Figure 2. Final hierarchy with Static Scopes.

The problem is that the static variable is not defined in the path defined by the other CL, then it is considered a new "scope".

So one of the problems that may arise is, as I carry a request in different classloaders and so that they have no CL in common, all are children of null, how to ensure the code visibility along the JVM? We know that all, directly or indirectly, have a CL in common, the bootstrap CL (null). However, that CL only carries the runtimes of the Java platform by default. Few know that we can edit, add, and overwrite the classpath of BootStrap. You can even override the implementation of a class that does not like the JDK, as the implementation of the stack, etc. In conclusion, the idea is to extend the visible jars to this adding the files you want to be visible in the entire JVM. This is done using the X options (extended) of the JVM (Listing 4).

Listing 4. Adding the X options.

$ Java -X  
    -Xmixed           mixed mode execution (default)  
    -Xint             interpreted mode execution only  
                      set search path for bootstrap classes and resources  
                      append to end of bootstrap class path  

As said earlier, you can override (-Xbootclasspath) or add at the beginning (/p to prefix) or at the end (/p to append) jars to the Bootstrap classpath. You can even override the JDK classes. Here's an example:

Copy the file Integer.java of jdk source (java/lang) and modify its constructor, just like in Listing 5.

Listing 5. Integer.java file

public class Integer {  
    public Integer(int value) {  
      System.out.println("I will divide your int by 2");  
      System.out.println("BEFORE VALUE: " + value + " AFTER VALUE " + value/2 + "\n");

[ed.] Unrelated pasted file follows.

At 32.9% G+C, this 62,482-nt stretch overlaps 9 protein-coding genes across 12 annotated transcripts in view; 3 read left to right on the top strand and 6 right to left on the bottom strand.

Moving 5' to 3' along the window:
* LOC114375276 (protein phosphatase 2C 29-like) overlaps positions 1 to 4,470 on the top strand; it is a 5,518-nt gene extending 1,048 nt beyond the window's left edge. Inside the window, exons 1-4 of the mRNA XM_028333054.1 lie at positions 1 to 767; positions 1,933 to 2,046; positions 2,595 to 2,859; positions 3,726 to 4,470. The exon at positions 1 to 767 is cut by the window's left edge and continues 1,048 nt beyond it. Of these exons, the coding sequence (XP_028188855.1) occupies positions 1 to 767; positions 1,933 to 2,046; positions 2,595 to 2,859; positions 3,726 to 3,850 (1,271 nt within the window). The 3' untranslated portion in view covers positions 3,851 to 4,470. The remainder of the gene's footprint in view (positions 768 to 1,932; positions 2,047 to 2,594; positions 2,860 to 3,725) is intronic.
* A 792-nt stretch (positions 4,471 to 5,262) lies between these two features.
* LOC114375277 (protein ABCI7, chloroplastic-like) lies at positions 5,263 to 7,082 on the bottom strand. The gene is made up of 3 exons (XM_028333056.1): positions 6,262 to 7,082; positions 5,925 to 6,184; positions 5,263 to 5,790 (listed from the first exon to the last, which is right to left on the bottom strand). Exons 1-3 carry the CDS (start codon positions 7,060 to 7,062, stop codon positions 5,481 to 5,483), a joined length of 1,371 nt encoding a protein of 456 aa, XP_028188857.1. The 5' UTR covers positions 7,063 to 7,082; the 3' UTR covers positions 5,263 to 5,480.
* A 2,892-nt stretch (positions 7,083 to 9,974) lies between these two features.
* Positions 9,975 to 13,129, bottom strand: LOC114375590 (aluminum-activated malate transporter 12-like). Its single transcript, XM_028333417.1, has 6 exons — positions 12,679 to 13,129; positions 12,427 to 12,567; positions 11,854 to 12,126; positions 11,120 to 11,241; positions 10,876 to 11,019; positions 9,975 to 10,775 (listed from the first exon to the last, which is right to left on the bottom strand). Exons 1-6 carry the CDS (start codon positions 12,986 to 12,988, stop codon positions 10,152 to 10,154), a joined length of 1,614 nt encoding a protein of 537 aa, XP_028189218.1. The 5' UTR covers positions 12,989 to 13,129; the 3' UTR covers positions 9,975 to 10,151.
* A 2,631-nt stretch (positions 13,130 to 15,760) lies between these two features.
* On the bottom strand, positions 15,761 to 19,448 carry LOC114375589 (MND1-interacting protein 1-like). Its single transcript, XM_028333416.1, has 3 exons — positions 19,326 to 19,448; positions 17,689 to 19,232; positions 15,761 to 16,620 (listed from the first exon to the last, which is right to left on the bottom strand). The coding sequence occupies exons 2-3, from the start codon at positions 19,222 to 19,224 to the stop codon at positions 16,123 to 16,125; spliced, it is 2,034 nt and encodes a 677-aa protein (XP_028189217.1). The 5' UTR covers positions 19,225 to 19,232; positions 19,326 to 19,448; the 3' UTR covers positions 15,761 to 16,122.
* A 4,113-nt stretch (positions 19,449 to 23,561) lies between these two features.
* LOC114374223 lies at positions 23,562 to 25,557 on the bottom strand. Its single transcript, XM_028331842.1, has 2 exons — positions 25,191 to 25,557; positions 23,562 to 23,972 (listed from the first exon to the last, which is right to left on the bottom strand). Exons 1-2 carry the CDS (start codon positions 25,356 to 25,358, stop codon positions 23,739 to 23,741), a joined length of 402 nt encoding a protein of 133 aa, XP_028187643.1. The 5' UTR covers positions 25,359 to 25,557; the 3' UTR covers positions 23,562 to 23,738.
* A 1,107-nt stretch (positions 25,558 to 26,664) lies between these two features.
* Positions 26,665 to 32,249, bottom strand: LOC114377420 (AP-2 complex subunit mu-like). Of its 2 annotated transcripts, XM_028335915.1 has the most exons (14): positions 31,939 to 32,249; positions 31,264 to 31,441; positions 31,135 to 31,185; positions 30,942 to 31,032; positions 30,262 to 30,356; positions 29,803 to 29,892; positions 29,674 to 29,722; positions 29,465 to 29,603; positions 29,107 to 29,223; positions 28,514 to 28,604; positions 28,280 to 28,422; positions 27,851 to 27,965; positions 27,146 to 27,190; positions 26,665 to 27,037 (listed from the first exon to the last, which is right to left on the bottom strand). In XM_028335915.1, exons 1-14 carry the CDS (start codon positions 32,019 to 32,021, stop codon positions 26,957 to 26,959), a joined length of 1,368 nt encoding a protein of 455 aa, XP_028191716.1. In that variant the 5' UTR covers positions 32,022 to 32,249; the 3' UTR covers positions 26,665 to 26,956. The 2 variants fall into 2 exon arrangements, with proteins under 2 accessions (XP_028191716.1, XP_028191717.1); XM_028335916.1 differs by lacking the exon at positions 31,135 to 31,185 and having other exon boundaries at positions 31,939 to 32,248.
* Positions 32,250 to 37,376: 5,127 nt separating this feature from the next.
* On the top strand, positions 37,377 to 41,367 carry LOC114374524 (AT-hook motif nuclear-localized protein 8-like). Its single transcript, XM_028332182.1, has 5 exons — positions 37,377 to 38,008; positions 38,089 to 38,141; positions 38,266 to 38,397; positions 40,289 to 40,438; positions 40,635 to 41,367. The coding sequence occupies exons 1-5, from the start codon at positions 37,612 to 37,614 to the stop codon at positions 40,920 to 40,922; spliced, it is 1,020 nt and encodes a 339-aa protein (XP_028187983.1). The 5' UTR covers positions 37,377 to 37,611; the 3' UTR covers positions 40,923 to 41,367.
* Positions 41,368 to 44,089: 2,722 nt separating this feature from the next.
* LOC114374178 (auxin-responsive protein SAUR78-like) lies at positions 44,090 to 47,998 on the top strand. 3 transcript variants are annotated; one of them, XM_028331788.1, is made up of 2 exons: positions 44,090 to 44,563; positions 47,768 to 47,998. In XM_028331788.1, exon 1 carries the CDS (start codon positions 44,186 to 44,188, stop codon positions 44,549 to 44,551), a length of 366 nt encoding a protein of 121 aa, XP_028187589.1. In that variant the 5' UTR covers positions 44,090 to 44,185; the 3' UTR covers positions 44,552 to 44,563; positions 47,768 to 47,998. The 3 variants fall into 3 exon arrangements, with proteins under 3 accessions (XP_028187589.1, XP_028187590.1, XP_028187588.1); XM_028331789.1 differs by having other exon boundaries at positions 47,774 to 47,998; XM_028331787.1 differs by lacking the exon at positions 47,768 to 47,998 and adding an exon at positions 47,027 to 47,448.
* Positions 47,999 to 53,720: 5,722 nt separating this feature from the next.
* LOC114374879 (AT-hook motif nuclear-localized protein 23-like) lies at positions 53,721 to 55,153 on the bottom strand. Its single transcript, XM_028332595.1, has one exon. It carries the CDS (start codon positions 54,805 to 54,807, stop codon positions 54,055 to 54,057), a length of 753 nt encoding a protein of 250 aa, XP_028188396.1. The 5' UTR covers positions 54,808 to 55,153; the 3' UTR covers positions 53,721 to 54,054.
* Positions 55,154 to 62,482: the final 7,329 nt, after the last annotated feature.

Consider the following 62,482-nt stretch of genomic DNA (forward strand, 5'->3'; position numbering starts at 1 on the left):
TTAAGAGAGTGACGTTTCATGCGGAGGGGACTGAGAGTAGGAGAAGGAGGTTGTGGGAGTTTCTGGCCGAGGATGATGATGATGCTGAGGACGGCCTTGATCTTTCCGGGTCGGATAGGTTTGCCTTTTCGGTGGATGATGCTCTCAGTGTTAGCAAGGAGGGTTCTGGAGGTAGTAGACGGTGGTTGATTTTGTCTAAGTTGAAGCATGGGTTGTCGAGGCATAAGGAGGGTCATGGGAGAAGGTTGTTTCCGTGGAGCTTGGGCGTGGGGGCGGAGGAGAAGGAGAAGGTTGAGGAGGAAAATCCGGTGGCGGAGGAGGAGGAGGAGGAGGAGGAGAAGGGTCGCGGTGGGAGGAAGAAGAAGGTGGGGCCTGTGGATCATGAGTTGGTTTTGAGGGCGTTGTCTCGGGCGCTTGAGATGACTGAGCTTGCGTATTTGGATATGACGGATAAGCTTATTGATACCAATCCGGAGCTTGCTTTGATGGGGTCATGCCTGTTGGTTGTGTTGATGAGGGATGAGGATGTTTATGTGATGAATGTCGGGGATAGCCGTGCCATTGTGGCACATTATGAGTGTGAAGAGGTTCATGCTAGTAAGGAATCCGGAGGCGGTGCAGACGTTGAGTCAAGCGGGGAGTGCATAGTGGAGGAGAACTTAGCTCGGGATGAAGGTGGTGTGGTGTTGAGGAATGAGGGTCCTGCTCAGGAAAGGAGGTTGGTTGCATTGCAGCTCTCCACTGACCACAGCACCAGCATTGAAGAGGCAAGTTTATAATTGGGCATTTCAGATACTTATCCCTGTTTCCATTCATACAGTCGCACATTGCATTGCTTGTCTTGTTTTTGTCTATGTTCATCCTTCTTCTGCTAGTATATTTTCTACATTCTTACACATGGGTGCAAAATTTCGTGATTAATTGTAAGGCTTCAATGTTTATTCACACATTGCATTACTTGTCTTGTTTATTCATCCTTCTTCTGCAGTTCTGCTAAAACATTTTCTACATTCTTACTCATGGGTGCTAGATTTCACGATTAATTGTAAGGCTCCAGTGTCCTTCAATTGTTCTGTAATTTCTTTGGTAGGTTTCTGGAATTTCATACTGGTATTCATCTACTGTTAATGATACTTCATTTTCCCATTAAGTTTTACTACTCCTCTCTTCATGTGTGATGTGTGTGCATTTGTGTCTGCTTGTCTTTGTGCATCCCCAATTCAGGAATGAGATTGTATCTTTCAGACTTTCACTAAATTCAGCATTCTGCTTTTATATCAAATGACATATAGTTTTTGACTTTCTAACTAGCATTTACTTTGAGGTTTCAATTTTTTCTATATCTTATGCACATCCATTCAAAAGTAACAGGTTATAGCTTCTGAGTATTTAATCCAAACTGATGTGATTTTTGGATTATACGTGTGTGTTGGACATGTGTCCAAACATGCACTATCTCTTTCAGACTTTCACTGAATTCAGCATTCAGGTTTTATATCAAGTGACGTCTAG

this.value=value / 2;  

Create a temporary directory, such as ~/temp and create a ~/temp/java/lang. Note that ~ is the user's home directory. Compile the Integer.java file and copy your .class to the following directory: ~/temp/java/lang. Now let's do a simple test.

Listing 6. Test.java file

public class Test {  
   public static void main(String args[]) {  
      new Integer(33);  

Compile and place this file in the directory ~/temp. Now run the following command line in Listing 7.

Listing 7. Running the test command.

$ java -Xbootclasspath/p:. Test  
I will divide your int by 2
I will divide your int by 2
I will divide your int by 2

I will divide your int by 2

Let's call now without modifying the bootstrap classpath (Listing 8).

Listing 8. Calling without modifications.

$ Java Teste  

The JVM itself when starts, also performs some calls creating new Integers, as we can see. But the major result is that the current directory, represented by ., was pre-set in the classpath BootStrap and the normal JDK Integer was not called. This ensures great flexibility because we can easily change any implementation unwanted in JDK. Some hackers modify versions of the System class once the getEnv method to get the user PATH was downgraded once and could not call it until recently. But the main idea is that we can easily secure a global scope class in the JVM putting your jar or .class in the classpath list of BootStrap.

Julio is a System analyst and enthusiast of Information Technology. He is currently a developer at iFactory Solutions company, working in the development of strategic systems, is also a JAVA instructor. He has knowledge and experi...